Following the announcement that the Colorado Attorney General had reached a settlement in two lawsuits involving banks’ collaboration with fintech service providers, Online Lenders Alliance CEO Mary Jackson issued the following statement:
“As service providers to banks, fintech firms can help expand choice for financially underserved consumers, giving them more options to choose from when looking for a solution to their unique financial needs. Today’s settlement by Colorado’s Attorney General is in line with the recent True Lender Rule issued by the Office of the Comptroller of the Currency (OCC) and creates a model for True Lender to be the standard in states as we move forward.
“While we are supportive of the settlement in general, we are gravely concerned about the 36 percent APR cap that is included in it. We saw the devastating impact of a 36 percent rate cap when it was forced onto the military through the Military Lending Act. According to a 2017 study by the U.S. Military Academy at West Point, access to the very products restricted by a rate cap improves credit outcomes for servicemembers, and the alternatives could be equally or even more costly. An additional study done last year by HarrisX found that a majority of active duty military households have been denied credit due to borrowing restrictions imposed as a result of the Military Lending Act.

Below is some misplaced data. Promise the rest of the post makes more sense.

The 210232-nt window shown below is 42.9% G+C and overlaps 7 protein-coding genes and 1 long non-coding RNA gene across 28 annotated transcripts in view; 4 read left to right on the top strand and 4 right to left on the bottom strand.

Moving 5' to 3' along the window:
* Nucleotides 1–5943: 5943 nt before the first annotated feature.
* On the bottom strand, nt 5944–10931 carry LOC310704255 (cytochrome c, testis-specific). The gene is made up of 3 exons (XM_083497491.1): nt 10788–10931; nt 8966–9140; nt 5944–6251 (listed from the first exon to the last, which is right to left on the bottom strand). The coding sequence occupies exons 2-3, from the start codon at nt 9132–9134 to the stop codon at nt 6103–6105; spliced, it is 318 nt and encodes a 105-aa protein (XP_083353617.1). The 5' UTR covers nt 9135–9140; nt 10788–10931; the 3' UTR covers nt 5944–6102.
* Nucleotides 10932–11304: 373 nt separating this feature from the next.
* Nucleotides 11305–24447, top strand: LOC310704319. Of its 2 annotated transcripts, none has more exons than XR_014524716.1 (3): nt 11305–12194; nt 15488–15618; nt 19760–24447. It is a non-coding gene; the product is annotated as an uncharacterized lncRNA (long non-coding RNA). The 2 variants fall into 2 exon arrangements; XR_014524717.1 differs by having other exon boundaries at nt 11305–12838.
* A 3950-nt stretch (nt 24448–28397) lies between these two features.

“Finally, a study released just this month by the Federal Reserve found that because of high fixed costs when making a loan of any amount, the breakeven APR for small dollar loans is substantially higher than loans of higher amounts.”
“A $594 loan required a 103.54 percent rate, and a $1,187 loan required a still high 60.62 percent rate.” That study also reaffirmed, in line with previous studies and our experience, that laws limiting the rate of interest that lenders may charge also restrict credit availability.
“When banks and fintech firms team up, they are able to leverage proprietary technologies to offer new products and services that neither body can offer on their own. In so doing, they extend credit to millions of Americans who have nonprime credit scores and are thus excluded from many traditional credit sources. Sadly, at a maximum 36 percent APR, most institutions—even when partnering with financial technology firms—cannot offer these financial products to those who are demanding them.”